Mines course bridges divide between sciences, humanities

Physics Professor Lincoln Carr and Liberal Arts and International Studies Professor Toni Lefton are connecting science and poetry in a new course this semester.

“Honors courses and programs exist in many schools, but we are not aware of a specific physics/poetry combination elsewhere,” Lefton said. “We don't think courses in most other programs would treat pseudoscience, metaphysics, lucid dreaming both in Tibetan culture and as demonstrated in the Stanford Center for Sleep Sciences and Medicine, and alternate concepts of time all in one class.”

As part of the McBride Honors curriculum, students have the option of taking Carr and Lefton’s class, “Explorations in Science, Technology and Society.” The class focuses on projects such as writing poetry, papers on physics theories, stream of consciousness and interviewing panels of modern revolution survivors.

“We have intense round table dialogues, combining actual physics equations and poetry readings, political theory and philosophy, speculative fiction and future technologies,” Carr said.

Senior Hallie Byth and junior Katie Gann present on the subject of three global paradigms: unity, complexity and harmony.

Senior Katie Williams, who is majoring in chemical engineering, said the three-hour class goes by quickly.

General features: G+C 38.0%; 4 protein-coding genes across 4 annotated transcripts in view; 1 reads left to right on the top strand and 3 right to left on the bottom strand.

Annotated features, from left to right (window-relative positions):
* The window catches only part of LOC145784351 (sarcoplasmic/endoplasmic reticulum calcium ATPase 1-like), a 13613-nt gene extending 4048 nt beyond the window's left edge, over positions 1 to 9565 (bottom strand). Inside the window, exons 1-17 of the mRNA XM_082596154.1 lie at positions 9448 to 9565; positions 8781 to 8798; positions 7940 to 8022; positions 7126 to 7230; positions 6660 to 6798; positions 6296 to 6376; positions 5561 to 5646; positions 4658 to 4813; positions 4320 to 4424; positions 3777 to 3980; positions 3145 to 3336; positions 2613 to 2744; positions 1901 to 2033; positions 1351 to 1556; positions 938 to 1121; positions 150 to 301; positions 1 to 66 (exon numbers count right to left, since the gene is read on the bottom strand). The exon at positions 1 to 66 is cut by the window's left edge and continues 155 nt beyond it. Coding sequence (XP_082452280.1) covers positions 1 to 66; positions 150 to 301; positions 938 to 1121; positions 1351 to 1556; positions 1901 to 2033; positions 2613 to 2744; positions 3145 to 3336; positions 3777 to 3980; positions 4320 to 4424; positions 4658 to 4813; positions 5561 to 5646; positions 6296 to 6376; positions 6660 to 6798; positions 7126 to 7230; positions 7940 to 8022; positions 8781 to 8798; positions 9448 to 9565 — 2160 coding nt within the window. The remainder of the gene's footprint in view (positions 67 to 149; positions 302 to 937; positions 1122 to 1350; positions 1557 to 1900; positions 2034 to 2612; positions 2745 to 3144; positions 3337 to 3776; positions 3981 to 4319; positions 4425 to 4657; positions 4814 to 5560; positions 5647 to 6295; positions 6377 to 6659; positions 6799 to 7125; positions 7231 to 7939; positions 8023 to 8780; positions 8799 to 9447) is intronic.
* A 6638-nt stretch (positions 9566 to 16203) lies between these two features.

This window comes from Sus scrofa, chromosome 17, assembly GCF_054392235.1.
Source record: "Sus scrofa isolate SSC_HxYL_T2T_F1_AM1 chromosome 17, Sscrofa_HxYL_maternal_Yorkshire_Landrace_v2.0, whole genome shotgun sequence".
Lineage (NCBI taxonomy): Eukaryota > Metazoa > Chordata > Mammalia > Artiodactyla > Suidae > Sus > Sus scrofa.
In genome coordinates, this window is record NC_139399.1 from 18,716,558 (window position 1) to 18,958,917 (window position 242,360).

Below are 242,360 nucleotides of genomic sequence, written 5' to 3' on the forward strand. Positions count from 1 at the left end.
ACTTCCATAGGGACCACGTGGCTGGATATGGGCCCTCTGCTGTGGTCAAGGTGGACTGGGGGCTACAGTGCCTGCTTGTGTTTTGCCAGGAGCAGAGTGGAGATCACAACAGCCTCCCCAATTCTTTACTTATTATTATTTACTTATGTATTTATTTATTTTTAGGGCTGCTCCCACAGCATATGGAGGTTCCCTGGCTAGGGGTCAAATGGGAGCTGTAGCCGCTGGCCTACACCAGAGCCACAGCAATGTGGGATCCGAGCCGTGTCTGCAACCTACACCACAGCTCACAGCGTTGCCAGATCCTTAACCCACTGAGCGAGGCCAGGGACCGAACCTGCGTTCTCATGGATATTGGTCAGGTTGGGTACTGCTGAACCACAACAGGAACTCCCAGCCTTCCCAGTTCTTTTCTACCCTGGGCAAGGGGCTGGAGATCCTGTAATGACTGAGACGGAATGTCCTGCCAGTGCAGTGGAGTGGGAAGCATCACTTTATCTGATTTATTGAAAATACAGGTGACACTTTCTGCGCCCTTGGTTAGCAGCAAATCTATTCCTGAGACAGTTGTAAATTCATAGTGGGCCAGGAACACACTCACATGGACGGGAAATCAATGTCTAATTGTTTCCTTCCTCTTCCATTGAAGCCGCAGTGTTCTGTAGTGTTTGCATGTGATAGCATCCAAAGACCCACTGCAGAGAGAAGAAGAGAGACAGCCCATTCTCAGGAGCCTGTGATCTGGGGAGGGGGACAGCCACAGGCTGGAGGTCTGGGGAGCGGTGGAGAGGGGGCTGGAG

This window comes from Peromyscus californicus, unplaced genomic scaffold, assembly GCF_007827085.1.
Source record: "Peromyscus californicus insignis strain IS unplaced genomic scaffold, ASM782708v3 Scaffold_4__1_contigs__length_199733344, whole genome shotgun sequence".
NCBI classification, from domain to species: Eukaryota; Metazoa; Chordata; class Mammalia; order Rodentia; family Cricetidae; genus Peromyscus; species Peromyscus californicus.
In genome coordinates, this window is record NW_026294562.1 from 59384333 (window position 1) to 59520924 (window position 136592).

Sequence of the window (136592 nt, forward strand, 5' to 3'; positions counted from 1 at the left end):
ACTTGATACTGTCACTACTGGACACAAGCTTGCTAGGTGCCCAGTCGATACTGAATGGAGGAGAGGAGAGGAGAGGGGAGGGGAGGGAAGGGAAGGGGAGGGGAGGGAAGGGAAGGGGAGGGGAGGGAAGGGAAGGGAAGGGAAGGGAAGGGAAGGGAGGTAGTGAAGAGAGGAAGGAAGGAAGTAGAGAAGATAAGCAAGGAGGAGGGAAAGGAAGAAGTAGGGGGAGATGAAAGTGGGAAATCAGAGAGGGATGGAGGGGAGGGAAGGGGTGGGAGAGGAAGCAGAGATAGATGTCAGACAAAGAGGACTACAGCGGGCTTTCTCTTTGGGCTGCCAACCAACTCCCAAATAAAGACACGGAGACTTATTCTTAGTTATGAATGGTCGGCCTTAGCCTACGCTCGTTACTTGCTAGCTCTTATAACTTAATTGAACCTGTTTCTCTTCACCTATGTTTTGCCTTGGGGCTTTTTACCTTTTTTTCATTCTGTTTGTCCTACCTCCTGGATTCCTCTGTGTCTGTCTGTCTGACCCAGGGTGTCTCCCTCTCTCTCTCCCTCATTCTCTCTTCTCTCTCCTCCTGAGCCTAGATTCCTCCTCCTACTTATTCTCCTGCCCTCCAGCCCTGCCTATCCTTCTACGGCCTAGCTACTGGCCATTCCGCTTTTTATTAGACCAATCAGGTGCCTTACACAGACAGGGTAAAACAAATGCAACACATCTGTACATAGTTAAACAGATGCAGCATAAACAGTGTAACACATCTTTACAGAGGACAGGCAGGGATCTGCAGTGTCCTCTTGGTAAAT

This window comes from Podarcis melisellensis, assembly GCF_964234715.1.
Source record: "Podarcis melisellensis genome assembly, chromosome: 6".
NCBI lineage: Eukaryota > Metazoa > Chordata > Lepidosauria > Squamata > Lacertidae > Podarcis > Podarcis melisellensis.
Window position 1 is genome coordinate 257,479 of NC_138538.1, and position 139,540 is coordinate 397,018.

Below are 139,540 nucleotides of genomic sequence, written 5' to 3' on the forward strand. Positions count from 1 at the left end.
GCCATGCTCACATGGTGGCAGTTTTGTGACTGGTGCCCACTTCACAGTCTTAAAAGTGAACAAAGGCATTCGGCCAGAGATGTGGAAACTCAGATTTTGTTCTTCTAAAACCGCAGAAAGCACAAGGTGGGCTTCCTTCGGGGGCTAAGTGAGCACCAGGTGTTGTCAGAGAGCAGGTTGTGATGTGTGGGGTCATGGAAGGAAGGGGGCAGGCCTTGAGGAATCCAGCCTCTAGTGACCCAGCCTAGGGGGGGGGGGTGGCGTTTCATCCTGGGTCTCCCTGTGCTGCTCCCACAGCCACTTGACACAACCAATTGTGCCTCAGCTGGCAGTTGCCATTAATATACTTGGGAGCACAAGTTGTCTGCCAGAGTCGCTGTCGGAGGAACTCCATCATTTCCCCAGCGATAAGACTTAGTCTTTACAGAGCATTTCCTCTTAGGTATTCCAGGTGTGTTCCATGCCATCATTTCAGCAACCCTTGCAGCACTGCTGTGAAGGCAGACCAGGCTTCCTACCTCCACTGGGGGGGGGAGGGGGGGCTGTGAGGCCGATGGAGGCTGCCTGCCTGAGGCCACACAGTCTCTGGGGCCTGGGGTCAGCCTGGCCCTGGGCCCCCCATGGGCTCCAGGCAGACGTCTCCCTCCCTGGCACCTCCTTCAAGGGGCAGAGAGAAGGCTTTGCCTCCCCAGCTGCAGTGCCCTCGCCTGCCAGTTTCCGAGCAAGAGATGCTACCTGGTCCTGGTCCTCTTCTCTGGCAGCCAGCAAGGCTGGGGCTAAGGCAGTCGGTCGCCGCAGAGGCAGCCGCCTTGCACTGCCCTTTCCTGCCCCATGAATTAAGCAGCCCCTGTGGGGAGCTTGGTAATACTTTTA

“I think that my classmates would agree with me in saying that our discussions have not led to any definitive answers, but they have been eye-opening,” Williams said. “The class has pushed me beyond my usual thought processes and forced me to consider new ideas.”

The final project in the course will focus on a creating a “Revolution Zine,” building on the tradition of Thomas Paine’s Common Sense. The zines will include essay-style articles, poetry and short stories, mathematical proofs and computer code, to name a few.

Carr and Lefton began exploring the idea when they noticed the creative talents of students while serving on the Mines Student Board of Publications.

“Both of us have lived all over the world and have seen a lot of revolutions of one kind or another, whether political, scientific, or cultural. At the same time there is this awful and unnecessary divide between the sciences and the humanities,” Carr said. “We thought that revolution seemed a natural context in which to bridge this gap.”

Check out the course blog at labtothepage.blogspot.com.

 

Contact:

Kathleen Morton, Communications Coordinator / 303-273-3088 / KMorton@mines.edu

Karen Gilbert, Director of Public Relations / 303-273-3541 / KGilbert@mines.edu